MAY 10, 2018
No matter what, the Fed serves as soothsayer to the economy. You will never hear the Fed come out and say that conditions are dire or spiraling out of their control.
But the fact of the matter is that we are in completely uncharted waters when it comes to the effects of interest rate raises. There has never been anywhere close to this much interest-rate-sensitive debt in the economy, especially on the corporate front, and every time the Fed raises rates in an attempt to keep inflation at bay, that directly and negatively effects corporate balance sheets.
Damned if They Do
If the Fed's overarching goal behind recent policy is normalization, it runs the risk of stamping out the recent uptick in economic growth and inflation. Given the $70 trillion of government, consumer, and corporate debt, interest rates are economically more important today than any time in the past. As such, each step higher in interest rates and reduction in balance sheet increases the sensitivities to debt and therefore reduces economic activity.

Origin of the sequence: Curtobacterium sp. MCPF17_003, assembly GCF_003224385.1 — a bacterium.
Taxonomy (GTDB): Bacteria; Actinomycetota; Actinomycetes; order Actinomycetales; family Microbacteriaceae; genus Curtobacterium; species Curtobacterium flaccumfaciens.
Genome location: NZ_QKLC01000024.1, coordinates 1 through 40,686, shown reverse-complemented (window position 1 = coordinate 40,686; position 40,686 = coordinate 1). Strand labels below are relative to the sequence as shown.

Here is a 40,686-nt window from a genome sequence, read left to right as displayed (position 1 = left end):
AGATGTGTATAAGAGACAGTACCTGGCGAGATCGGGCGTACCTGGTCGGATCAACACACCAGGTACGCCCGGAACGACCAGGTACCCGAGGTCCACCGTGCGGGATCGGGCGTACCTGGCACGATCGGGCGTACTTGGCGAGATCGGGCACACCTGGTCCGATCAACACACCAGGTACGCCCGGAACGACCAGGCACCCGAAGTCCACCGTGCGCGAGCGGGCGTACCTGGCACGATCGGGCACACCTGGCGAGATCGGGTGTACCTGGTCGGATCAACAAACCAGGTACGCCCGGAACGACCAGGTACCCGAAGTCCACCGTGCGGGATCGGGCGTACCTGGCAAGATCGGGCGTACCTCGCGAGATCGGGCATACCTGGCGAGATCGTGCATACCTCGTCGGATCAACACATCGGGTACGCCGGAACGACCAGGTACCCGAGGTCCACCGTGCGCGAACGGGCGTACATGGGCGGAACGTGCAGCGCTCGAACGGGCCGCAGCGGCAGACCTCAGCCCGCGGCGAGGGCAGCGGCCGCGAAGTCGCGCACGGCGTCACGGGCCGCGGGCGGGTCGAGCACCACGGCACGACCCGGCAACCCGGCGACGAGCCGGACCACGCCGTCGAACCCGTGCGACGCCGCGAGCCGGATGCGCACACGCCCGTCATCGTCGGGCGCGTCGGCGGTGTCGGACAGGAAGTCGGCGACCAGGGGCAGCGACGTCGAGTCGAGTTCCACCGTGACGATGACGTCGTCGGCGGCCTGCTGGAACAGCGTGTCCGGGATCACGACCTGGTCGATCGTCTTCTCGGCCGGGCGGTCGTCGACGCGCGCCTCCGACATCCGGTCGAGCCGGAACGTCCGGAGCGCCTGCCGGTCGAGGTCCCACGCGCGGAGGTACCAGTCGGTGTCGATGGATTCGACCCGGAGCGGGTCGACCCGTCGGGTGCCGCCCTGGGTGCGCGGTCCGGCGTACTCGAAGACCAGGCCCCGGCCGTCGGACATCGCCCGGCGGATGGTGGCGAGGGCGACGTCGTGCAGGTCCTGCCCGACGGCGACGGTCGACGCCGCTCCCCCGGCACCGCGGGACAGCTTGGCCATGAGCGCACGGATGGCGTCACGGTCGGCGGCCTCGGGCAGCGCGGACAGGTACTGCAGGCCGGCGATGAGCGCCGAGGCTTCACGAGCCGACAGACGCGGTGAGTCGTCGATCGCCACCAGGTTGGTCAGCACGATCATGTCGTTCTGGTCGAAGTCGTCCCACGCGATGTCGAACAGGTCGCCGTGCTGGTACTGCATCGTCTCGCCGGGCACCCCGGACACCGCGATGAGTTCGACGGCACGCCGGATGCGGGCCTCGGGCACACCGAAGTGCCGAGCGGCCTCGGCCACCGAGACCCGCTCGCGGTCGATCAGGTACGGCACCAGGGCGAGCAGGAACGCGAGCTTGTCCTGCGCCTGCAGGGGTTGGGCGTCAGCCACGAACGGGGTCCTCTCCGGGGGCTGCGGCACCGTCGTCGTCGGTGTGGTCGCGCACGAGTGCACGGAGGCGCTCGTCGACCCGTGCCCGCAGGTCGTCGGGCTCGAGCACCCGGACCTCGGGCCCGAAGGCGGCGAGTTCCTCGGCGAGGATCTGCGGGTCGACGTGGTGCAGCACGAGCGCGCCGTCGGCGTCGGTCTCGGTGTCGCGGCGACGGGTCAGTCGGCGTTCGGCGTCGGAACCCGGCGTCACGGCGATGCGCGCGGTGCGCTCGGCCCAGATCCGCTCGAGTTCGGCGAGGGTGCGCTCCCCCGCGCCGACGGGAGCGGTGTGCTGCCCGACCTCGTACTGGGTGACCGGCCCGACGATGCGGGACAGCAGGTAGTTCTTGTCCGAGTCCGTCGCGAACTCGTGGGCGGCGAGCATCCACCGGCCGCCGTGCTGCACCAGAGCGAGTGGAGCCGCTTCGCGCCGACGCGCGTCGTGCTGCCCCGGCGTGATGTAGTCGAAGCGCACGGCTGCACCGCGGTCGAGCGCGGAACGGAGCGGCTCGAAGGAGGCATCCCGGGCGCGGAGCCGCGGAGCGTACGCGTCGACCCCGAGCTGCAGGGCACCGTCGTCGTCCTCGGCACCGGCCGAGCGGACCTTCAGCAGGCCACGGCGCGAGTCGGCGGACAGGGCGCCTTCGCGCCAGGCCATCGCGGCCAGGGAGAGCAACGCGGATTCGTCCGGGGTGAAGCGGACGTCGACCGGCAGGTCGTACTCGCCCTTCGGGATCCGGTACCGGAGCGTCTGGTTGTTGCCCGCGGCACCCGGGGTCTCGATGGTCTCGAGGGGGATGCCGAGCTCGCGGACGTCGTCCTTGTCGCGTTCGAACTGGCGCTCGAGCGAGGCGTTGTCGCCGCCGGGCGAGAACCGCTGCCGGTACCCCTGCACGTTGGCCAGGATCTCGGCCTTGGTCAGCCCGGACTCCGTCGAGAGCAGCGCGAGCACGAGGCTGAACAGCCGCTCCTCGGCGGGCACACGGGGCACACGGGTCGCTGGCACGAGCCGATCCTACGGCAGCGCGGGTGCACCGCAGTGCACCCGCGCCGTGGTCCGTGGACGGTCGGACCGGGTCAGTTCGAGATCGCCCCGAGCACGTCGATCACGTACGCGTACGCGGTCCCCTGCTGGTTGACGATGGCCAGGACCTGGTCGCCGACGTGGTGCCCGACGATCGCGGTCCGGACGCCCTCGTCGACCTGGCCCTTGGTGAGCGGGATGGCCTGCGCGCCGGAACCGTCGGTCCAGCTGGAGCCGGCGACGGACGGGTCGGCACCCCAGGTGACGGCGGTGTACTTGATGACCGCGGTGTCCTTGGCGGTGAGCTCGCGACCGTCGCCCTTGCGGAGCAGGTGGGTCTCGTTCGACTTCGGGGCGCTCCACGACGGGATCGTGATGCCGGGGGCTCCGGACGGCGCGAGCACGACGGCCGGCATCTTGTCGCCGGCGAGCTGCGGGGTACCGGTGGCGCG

Damned if They Don't
The flip side of the argument is that if the Fed does not increase rates and reduce its balance sheet, it runs the risk that recent fiscal stimulus and dollar weakness will stoke inflation. While the Fed has a 2% inflation goal, letting inflation rise much beyond 2% would also impose upward pressure on interest rates and harm economic activity.
The biggest risk may not necessarily be slowing growth or higher inflation but the combination of both, otherwise known as stagflation. Such an environment is a worst-case scenario for the Fed where debts are harder to service due to higher rates combined with weaker wages, tax base, and corporate earnings.
Stagflation would not only increase credit defaults but put significant pressure on stock prices and other risky assets that stand at elevated valuations based on low-interest rates. Perhaps most importantly, that scenario would greatly limit any ability of the Fed to intervene if the market swoons.